If you’re looking for something to read this week, consider one of the books most often banned or challenged last year.
The top 10 includes “Beloved,” by Toni Morrison, “The Kite Runner,” by Khaled Hosseini and “The Absolutely True Diary of a Part-Time Indian,” by Sherman Alexi. “Captain Underpants,” a series by Dav Pilkey, topped the list of the most frequently challenged books in 2012.
If none of those books interests you, check out the 100 most often banned or challenged books from 2000 to 2009. Tops on that list are J.K Rowling’s “Harry Potter” series. Checking in at No. 5 was “Of Mice and Men,” by John Steinbeck,” and right after that was “I Know Why the Caged Bird Sings,” by Maya Angelou. “The Adventures of Huckleberry Finn,” by Mark Twain, was 14th, “The Color Purple,” by Alice Walker, was 17th, “Catcher in the Rye” by J.D. Salinger, was 19th, “To Kill a Mockingbird,” by Harper Lee, was 21st, and “The Giver,” by Lois Lowry, was 23rd. There’s some literature and serious subject matter in those titles.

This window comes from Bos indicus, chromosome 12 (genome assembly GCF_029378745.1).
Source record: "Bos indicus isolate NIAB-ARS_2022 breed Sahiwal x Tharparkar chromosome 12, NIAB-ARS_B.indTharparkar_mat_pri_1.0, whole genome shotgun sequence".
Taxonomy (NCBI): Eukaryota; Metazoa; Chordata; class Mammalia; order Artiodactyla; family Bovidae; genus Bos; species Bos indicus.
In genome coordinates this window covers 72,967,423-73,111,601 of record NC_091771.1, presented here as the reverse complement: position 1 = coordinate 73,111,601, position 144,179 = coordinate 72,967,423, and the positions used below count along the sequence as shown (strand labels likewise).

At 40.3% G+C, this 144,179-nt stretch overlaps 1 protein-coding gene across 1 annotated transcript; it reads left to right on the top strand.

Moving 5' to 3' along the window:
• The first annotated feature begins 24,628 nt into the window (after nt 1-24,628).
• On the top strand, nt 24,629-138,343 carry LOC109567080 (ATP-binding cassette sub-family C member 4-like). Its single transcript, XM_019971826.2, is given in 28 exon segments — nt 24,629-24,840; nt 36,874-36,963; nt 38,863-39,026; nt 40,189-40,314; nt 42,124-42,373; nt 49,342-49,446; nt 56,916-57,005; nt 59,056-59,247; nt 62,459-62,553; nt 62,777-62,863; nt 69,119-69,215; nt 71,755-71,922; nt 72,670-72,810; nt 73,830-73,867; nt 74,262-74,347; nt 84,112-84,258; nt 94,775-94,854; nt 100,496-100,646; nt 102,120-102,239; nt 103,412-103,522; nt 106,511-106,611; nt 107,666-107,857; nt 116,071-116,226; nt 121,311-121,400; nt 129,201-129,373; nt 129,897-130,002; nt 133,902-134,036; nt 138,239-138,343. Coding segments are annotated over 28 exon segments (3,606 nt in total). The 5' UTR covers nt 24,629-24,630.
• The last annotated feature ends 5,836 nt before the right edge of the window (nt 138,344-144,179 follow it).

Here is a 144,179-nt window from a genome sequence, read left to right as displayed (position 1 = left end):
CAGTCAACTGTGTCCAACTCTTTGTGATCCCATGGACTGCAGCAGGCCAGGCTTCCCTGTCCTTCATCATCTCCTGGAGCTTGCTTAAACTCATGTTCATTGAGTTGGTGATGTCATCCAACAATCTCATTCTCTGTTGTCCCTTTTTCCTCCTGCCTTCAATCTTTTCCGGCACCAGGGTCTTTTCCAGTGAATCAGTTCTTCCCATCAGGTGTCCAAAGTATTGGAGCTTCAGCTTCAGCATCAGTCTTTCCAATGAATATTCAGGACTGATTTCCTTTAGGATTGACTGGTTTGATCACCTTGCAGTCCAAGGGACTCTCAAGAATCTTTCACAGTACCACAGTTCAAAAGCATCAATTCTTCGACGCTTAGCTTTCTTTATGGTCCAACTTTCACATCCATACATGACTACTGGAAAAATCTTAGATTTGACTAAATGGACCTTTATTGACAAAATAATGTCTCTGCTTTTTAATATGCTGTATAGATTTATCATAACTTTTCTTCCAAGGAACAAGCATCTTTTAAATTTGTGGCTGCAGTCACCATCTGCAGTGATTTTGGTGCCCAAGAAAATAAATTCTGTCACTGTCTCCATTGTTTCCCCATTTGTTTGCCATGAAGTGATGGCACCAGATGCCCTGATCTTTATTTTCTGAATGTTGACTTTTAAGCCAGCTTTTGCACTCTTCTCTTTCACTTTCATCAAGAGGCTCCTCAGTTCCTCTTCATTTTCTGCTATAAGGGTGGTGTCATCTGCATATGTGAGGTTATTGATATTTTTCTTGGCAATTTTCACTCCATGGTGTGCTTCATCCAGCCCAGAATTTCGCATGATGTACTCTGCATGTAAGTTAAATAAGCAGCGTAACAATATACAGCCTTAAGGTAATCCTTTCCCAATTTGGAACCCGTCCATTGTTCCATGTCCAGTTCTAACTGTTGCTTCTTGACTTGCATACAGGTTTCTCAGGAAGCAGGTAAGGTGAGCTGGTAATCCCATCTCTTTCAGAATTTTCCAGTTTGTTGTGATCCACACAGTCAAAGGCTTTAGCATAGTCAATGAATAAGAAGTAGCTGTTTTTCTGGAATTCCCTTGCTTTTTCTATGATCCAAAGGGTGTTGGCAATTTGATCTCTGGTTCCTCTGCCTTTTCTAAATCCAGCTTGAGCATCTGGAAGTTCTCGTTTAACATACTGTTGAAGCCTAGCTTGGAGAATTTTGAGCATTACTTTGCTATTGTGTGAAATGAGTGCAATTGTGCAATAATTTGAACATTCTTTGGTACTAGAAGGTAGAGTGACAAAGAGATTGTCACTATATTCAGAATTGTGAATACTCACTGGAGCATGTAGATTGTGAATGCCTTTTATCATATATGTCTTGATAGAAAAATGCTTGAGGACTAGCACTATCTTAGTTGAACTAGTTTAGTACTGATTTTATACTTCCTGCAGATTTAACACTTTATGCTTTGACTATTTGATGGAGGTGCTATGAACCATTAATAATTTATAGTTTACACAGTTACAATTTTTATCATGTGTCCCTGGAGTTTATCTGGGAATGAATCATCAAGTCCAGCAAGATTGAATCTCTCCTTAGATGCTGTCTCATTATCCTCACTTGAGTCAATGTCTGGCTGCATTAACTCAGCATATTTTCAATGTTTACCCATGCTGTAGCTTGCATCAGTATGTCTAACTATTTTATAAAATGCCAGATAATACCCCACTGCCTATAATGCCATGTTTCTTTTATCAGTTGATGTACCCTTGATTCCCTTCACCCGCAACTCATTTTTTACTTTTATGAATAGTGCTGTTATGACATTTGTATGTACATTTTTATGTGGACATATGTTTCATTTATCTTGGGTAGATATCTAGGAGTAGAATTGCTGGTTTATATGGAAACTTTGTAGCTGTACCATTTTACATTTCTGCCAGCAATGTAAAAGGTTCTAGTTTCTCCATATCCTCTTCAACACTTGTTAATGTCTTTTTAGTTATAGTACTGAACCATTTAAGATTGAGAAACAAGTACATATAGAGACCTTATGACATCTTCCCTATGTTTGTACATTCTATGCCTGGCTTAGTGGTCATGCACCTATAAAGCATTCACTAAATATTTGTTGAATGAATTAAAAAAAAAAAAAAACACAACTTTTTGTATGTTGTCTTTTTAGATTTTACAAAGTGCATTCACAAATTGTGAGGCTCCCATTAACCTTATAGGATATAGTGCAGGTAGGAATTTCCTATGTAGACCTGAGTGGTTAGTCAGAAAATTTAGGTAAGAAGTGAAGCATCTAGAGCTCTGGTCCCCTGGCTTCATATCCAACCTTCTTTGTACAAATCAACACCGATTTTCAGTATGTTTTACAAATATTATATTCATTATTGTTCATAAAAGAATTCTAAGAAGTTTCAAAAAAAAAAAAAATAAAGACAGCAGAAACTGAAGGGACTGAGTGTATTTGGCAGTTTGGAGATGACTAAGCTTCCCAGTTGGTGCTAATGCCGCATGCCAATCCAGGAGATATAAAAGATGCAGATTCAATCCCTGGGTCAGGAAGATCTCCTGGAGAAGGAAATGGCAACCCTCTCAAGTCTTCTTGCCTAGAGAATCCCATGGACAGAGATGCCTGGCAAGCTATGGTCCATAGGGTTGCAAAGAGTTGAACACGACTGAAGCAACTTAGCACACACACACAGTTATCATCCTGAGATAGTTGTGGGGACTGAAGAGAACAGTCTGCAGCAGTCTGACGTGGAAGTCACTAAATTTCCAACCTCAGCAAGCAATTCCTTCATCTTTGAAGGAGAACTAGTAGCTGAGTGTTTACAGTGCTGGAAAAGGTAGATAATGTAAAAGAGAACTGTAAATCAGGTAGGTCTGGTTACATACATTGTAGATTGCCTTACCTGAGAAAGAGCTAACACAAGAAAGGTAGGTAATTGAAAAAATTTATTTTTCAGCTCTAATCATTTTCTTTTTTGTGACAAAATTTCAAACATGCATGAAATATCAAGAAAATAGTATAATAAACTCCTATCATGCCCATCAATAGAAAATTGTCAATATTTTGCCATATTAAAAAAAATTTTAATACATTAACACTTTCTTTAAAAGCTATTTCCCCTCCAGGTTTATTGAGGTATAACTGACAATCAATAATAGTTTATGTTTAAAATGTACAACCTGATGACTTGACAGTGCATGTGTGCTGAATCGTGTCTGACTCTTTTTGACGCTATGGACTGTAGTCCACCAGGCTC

Not coincidentally, this is Banned Books Week, which the American Library Association sponsors as an annual celebration of our freedom to read. Though local challenges have been rare, there have been more than 11,000 challenges to books in schools and libraries since 1982, the first year of Banned Books Week. Last year, there were 464 challenges, 138 more than occurred in 2011, according to the ALA.
Generally when an individual or an organization challenges a book in a school or a public library, the objections involve graphic sexual content, homosexuality, offensive language, racism, references to suicide, anti-family references or the claim that a book is unsuited for a particular age group. Concerns about magic were among complaints about “Harry Potter.”
Some regulation can be beneficial, and it’s not hard to understand book banners whose desire is to protect others, especially children, from material that’s not appropriate for them.
But it’s wrong for a self-appointed group to try to control what others can read; there are as many determinations of what is acceptable reading material as there are readers. Banning a book from a library certainly isn’t necessary when checking it out is voluntary and when a book’s appropriateness for children can be decided by their parents.
If there is a positive side to attempts to ban a book, it’s that publicity over a challenge can increase interest in it, boost sales and serve as a reminder that our right to read what we want will exist only as long as we stand up for it.